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Effective Prompts for ADHD

Children with ADHD can be forgetful, impulsive and prone to distractions. Some seem dreamy and lost, while others are impatient, chatty and squirmy. Whatever the degree of severity or the subtype of ADHD your child has, one challenge the majority of ADHD sufferers face is poor task adherence, or the ability to see a responsibility through to completion. This is one of the ADHD impairments that effective prompting can help to alleviate.

Types of ADHD Prompts

A prompt is anything that helps your child remember what he should do. There are various different types:

  • Verbal — a vocal command
  • Gestural — a gesture such as a hand signal
  • Physical — guidance using physical contact
  • Model — a demonstration of the desired action
  • Visual — an image, checklist or similar item

If your child has trouble staying on task, there are prompting strategies you can try. A timer is both a visual and audible prompt that creates a sense of urgency to help your child focus. Estimate the amount of time required to complete a task, set the timer and place it within view of your child. Try an electronic app that can ring or buzz at specified time intervals to prompt your child to get back on task.

Remember to schedule breaks if your ADHD child needs them. Use a timer to signal the end of each break and to prompt his return to work.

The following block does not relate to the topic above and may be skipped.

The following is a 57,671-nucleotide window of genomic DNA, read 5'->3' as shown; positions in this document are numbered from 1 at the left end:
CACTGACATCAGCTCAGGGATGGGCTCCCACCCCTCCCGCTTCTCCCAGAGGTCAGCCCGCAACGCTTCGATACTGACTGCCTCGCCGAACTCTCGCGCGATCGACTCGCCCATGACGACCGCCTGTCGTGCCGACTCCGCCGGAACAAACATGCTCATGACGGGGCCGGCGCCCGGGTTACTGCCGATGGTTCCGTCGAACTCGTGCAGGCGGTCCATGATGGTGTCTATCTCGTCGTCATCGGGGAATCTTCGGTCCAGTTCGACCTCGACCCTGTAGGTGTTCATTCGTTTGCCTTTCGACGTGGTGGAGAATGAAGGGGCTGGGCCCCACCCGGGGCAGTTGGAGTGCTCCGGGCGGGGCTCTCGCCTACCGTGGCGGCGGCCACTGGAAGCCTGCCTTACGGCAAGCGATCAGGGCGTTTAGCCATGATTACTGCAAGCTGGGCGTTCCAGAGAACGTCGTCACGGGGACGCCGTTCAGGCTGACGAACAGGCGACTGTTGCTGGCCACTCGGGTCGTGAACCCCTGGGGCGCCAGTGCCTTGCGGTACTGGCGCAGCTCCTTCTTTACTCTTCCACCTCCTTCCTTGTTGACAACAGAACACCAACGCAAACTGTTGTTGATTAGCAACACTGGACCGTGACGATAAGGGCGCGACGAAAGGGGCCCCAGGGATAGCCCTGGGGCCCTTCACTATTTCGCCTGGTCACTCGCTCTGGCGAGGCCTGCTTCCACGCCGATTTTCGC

Visual Prompts for ADHD

Try a visual prompt to help your child stick to his task. Visual prompts have the advantage of remaining in place, unlike a verbal reminder, which is gone once you’ve finished speaking.

Use notes with color and imagery. Locate these signs in view of your working child and also in key areas of the house. For example, post “Have you finished your homework?” on the bathroom mirror or on the fridge, and take it down once homework is complete.

A prominently displayed reward chart or checklist serves as a useful visual prompt. Each task, such as “Put away your clean laundry,” can be checked once it’s complete. The sight of the chart will redirect your child back to the task, especially if there is a reward associated with its completion.

Teach your child to self-prompt with a whiteboard on which he can write his own checklist. At the end of each day, review the list together to celebrate successes and brainstorm future solutions.

Prompts not only help to direct behavior, they can also build new habits through repetition. Every time your child is successfully redirected back to a task until it’s done, he develops better completion stamina and may even outgrow his need for prompts.

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